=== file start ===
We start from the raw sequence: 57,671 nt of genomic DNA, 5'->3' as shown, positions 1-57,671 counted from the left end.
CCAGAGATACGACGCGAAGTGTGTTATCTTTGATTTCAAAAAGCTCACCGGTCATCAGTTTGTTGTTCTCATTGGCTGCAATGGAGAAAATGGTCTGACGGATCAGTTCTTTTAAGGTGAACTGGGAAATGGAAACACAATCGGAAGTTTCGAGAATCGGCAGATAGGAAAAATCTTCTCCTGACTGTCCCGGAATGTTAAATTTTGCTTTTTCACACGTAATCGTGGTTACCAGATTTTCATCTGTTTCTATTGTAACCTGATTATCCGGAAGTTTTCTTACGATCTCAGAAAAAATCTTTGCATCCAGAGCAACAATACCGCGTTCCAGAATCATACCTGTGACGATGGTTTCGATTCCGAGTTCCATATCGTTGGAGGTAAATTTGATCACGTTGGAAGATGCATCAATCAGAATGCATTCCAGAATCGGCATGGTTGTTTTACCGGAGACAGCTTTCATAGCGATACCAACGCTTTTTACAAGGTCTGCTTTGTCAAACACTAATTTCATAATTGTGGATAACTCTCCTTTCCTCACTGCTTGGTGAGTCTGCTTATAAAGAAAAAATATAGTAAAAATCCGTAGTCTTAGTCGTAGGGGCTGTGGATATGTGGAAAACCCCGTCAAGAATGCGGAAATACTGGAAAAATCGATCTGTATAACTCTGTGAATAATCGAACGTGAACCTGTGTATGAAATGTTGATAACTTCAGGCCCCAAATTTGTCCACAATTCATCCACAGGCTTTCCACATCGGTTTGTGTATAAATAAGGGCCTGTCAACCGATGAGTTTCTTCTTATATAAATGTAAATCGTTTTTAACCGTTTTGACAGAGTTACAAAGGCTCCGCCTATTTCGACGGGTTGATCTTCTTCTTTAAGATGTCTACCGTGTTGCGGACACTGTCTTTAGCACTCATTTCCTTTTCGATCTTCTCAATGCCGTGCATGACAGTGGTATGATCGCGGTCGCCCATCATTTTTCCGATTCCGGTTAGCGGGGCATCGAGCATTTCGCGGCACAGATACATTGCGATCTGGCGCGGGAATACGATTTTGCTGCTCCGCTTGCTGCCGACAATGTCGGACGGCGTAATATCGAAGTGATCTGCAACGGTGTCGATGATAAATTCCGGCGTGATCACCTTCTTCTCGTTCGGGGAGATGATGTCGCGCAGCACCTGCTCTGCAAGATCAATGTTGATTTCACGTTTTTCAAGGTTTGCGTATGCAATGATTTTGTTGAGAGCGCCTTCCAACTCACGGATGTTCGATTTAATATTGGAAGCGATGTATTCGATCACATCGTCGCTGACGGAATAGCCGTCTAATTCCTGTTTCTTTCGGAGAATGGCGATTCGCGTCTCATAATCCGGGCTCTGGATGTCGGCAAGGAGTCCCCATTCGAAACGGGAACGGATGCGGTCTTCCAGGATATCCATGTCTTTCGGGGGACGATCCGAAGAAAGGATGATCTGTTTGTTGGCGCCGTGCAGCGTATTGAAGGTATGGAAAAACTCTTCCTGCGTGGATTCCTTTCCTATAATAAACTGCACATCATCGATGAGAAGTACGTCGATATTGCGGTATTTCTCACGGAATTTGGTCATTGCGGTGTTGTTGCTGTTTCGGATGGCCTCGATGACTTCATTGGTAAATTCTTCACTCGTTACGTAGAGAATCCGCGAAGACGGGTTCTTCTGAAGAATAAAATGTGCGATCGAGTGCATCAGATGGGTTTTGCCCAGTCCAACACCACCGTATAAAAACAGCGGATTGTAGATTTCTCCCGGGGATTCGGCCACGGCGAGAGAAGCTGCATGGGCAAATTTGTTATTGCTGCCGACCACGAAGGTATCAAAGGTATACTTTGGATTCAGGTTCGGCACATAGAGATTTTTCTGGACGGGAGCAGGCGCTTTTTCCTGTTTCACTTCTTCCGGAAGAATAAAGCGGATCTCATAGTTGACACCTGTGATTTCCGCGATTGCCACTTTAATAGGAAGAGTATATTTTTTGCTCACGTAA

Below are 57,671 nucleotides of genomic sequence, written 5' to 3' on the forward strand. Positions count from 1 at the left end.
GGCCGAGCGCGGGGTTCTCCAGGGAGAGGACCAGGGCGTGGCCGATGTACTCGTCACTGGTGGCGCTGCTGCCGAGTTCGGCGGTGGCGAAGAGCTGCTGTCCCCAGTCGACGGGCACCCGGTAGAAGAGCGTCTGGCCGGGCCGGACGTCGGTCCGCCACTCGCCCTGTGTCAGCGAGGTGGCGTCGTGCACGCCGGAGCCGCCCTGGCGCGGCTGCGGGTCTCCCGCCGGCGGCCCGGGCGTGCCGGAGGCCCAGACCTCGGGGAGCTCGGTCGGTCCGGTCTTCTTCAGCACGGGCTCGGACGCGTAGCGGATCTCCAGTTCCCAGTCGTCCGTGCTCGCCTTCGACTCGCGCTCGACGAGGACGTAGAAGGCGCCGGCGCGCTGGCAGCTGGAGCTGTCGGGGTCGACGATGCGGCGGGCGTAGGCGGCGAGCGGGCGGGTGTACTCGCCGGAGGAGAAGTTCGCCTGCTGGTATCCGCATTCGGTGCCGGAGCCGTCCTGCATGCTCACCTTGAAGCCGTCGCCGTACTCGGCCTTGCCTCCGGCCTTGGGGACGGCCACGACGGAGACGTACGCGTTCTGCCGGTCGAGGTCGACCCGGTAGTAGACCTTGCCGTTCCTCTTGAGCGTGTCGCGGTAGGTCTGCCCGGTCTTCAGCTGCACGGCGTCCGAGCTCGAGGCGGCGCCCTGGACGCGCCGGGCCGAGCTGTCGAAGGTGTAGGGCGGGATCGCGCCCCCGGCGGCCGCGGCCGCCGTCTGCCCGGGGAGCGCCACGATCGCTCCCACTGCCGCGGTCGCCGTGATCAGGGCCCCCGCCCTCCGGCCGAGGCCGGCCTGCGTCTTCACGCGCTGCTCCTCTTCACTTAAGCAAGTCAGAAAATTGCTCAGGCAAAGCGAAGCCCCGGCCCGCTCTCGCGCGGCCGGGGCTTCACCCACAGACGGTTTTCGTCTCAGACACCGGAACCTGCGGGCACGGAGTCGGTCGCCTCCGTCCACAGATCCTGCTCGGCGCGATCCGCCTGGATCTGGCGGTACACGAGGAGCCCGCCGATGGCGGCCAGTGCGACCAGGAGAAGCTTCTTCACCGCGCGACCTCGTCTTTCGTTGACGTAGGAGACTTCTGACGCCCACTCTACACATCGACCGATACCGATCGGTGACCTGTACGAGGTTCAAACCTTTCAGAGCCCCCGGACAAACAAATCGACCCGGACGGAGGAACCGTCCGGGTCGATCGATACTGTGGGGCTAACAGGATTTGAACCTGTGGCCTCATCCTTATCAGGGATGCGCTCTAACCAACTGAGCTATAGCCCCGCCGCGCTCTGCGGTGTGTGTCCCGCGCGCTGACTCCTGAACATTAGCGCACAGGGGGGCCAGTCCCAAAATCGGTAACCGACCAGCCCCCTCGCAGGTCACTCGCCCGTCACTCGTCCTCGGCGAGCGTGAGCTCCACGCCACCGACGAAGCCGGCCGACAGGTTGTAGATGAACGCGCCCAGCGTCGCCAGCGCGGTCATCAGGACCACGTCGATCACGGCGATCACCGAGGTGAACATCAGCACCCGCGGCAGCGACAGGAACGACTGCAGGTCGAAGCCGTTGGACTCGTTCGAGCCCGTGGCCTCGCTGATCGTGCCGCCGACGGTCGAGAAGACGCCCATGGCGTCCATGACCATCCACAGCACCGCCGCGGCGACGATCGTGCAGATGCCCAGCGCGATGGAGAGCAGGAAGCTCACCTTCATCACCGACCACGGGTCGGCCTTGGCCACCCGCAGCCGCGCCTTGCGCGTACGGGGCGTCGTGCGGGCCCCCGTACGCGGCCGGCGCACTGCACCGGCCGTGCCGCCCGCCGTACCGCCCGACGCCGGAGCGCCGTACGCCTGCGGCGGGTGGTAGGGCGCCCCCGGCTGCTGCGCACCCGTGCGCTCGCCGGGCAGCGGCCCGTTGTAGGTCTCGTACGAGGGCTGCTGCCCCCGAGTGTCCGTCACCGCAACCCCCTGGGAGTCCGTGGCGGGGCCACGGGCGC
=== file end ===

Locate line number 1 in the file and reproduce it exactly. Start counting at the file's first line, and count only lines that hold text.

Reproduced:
We start from the raw sequence: 57,671 nt of genomic DNA, 5'->3' as shown, positions 1-57,671 counted from the left end.